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One of Porto's cultural highlights for visitors has to be on the outskirts of Portugal's second city, comprising a 1930-40s Art Deco villa, a landscape-specific contemporary museum designed by Álvaro Siza that opened in 1999, and a surrounding park of 18 hectares that are visited for its sculptures as well as for its biodiversity.
In a dusty pink colour, the beautiful Art Deco architecture of the villa was built by the Porto architect José Marques da Silva as the family summer residence of Count Carlos Alberto Cabral, who were textile manufacturers. The private residence is spread over three floors by combining neoclassical, romantic, and art deco elements created by the culturati of the day -Marques da Silva, Charles Siclis, Jacques Émile Ruhlmann, René Lalique and Edgar Brandt. Only some of the original furniture can still be viewed, but features like the René Lalique skylight and the two-storey central hall are peeks into how the industrial elite of Portugal lived at the time.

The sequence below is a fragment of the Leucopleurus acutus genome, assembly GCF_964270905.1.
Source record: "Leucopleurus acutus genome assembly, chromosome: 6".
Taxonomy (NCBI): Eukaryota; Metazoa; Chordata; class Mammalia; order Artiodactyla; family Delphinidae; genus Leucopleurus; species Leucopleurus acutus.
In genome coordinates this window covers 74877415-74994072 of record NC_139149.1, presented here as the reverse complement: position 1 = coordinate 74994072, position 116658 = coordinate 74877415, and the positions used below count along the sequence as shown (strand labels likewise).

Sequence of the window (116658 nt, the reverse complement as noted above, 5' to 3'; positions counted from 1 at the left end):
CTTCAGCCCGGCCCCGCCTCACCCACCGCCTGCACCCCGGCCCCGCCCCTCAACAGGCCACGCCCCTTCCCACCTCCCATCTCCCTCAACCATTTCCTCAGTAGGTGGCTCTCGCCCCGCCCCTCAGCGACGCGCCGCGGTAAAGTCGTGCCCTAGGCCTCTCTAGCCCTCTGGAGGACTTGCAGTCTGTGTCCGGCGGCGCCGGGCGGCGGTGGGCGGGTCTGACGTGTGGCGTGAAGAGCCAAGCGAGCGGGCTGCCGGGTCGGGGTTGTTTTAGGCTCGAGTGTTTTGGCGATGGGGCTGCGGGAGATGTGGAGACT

The surrounding park, made up of landscaped gardens, was designed by João Gomes da Silva, and still contains the most important species that occupied the land before. Today, it displays sculptures by Claes Oldenburg, Dan Graham, and Richard Serra permanently.
The Serralves Museum of Contemporary Art itself is housed in the contemporary Álvaro Siza building. A low-rise structure that interferes with the landscape as little as possible, it’s a serene, minimalist structure in white stucco, which integrates beautifully with its surroundings. As the Foundation’s primary exhibition space, the museum organizes three parallel exhibitions in its central body and two wings a year. An L-shaped patio structure complements the whole. Well-known artists like Franz West, Luc Tuymans, Bruce Nauman and Helena Almeida have had exhibitions here.